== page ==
Summary statistics for data collected for Washington State TAPE GULD certification. NOTE: These data are not to be applied to crediting for mtds in Minnesota. For mtd credits, link here

Manufactured treatment device Median inflow TP (mg/L) Median inflow TSS (mg/L) TP Removal (%) TSS removal (%)
Number samples Data with influent > 0.05 mg/L TP TAPE analysis All data TAPE analysis
Data with influent > 0.05 mg/L TP Meeting TAPE criteria Median Mean LCL TAPE median TAPE LCL Median Mean LCL TAPE median
Filterra System 0.090 43.5 17 10 69.0 66.8 59.0 78.5 69.2 89.5 86.2 82.8 89.3
Filterra Bioscape - see Filterra System
StormFilter using PhosphoSorb Media 0.280 389 17 16 81.5 77.4 69.9 78.7 63.6 91.6 88.1 84.8 89.0
Up-Flo Filter w/Filter Ribbons 0.109 29 20 13 50.3 41.5 31.0 57.1 49.9 75 67.6 59.9 77.5
MWS-Linear Modular Wetland 0.103 44 24 16 61.3 60.6 52.5 63.3 54.0 81.9 76.6 71.2 82.9
BayFilter w/EMC Media1 0.160 53 12 10 68.6 64.0 59.4 68.6 58.2 89.3 86.1 81.12 89.3
StormGarden Modular Stormwater Bio-filtration System 0.078 29 20 15 58.9 57.4 52.9 58.9 43.2 89.2 86.0 82.8 91.9
BioPod Biofilter 0.104 40 13 7 71.7 66.7 59.4 75.4 62.4 83.3 86.5 82.1 91.9
BoxlessBioPod Biofilter - see BioPod Biofilter
FloGard Perk Filter 0.123 62.5 21 15 66.5 62.3 53.0; 58.6 without outlier 70.7 48.8 (60.6 without outlier) 80.6 74.7 68.5 81.1
The Kraken 0.142 53 14 10 74.5 71.9 63.9 83.6 71.3 90.6 87.4 77.5 90.7
Jellyfish Filter 0.338 134 23 18 75.2 73.6 68.2 71.0 66.8 86.2 80.0 74.1 78.4
StormTree biofiltration 0.118 38 27 29 62 57 51 68 61 93 92 90 92
Media Filtration System Though this device is GULD certified, it is not used in Minnesota. We therefore did not analyze the data.
Stormfilter using ZPG Media Though this device is GULD certified, it is not used in Minnesota. We therefore did not analyze the data.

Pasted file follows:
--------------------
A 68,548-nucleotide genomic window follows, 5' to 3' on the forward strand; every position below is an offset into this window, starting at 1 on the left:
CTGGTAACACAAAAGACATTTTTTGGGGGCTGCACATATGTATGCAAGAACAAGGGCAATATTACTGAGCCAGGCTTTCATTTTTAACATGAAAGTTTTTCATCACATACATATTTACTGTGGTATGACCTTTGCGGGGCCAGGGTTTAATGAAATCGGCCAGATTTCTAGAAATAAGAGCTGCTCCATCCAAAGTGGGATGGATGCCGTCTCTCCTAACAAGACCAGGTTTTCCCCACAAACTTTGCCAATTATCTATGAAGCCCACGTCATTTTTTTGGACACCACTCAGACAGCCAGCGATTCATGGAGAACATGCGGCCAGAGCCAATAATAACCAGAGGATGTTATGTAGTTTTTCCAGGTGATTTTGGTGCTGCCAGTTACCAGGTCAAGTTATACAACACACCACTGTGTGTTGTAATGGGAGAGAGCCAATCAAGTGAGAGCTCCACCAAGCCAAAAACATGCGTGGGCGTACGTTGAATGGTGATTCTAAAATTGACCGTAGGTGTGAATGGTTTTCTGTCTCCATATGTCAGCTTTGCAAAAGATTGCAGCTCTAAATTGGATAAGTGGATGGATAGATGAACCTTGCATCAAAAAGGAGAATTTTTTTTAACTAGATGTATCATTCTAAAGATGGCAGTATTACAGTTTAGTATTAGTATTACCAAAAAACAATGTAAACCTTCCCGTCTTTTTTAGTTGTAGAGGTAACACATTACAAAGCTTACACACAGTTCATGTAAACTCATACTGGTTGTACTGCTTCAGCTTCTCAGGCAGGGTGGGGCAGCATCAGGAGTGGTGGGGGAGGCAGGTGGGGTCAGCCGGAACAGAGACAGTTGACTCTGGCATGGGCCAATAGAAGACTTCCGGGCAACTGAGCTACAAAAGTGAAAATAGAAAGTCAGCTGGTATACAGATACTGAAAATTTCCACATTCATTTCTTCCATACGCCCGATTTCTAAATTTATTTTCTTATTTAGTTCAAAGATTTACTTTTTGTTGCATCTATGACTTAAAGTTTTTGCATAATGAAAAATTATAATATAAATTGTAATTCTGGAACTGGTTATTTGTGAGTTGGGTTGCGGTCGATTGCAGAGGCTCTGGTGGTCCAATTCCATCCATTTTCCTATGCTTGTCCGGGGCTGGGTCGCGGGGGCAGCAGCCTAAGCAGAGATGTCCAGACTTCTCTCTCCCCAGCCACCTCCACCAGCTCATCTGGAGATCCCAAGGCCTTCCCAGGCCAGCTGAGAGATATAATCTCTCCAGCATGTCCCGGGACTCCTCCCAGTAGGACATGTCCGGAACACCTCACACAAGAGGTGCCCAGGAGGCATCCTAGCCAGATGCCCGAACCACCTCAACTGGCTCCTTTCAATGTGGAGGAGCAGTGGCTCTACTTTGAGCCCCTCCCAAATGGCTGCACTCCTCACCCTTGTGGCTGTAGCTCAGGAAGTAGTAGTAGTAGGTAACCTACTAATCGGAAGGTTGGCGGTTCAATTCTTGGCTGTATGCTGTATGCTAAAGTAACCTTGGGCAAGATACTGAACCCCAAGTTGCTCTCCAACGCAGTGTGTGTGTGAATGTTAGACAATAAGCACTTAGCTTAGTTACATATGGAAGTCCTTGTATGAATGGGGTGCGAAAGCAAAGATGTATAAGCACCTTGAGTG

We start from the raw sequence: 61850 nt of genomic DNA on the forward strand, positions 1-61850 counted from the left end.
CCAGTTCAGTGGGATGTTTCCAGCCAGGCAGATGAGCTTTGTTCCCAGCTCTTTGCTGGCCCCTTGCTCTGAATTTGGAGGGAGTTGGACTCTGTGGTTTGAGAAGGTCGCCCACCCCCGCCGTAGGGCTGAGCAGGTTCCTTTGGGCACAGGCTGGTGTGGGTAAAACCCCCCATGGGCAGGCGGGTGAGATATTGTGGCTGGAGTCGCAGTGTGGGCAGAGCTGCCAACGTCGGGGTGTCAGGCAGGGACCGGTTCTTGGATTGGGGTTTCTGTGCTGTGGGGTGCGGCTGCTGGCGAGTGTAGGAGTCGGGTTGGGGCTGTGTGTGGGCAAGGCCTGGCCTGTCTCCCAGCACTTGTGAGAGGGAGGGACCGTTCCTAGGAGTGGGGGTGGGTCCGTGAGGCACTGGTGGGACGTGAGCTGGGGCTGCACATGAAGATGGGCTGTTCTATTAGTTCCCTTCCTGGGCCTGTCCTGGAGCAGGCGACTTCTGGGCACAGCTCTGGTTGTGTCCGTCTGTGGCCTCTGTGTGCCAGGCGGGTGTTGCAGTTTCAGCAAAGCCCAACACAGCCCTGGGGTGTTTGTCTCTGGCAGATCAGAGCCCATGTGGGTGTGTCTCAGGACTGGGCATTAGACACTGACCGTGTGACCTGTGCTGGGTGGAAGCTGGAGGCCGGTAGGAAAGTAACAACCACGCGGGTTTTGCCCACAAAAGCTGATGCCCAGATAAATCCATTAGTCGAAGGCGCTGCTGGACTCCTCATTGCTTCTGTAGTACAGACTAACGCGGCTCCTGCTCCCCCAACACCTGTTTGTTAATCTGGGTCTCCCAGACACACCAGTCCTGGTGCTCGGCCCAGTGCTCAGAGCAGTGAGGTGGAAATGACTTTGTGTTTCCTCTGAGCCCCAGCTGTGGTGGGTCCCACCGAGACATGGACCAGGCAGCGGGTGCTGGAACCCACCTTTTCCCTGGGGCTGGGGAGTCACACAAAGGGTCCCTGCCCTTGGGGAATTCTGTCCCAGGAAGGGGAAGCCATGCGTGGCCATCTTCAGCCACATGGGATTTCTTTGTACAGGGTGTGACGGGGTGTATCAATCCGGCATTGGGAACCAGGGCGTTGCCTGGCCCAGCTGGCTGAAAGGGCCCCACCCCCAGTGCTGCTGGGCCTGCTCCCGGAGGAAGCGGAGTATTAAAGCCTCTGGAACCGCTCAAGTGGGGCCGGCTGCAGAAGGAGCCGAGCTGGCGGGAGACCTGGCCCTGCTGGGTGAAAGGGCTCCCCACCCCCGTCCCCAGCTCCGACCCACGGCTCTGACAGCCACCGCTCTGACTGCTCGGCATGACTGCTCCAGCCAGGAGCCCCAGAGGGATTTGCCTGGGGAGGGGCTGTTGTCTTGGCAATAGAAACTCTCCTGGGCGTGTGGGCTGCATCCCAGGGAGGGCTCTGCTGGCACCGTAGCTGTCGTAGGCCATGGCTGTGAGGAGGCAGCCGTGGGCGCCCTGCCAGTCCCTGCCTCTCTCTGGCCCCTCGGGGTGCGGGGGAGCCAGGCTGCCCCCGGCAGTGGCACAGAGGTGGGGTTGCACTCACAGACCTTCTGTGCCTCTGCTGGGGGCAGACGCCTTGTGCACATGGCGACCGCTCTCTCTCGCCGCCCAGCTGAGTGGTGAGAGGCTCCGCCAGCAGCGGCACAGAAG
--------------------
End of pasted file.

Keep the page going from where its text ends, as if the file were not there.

ecoStorm plus We have not received data for this device
1 Only data meeting TAPE inflow requirements was available.
2 Six outflow concentrations were at the reporting level of 2.5 mg/L; we used half the reporting limit in our analysis

In Washington State, TAPE-certified practices receive 50 percent credit for TP and 80 percent credit for TSS. Some devices appear capable of removing higher percentages of these pollutants. We therefore created a tiered credit system in which higher TP removal credits may be given provided certain conditions are met. A tiered approach to crediting allows flexibility in selecting practices and associated conditions that may affect performance, such as influent water quality and operation and maintenance.

Data from the TERs indicate differing performance levels for each device. It is not possible to develop uniform credits across all devices. We therefore chose the following approach to crediting.

• TSS credit is determined as follows:
• The lower 95th% confidence limit (LCL) for all samples from TAPE monitoring, calculated using Washington TAPE’s Bootstrap Calculator or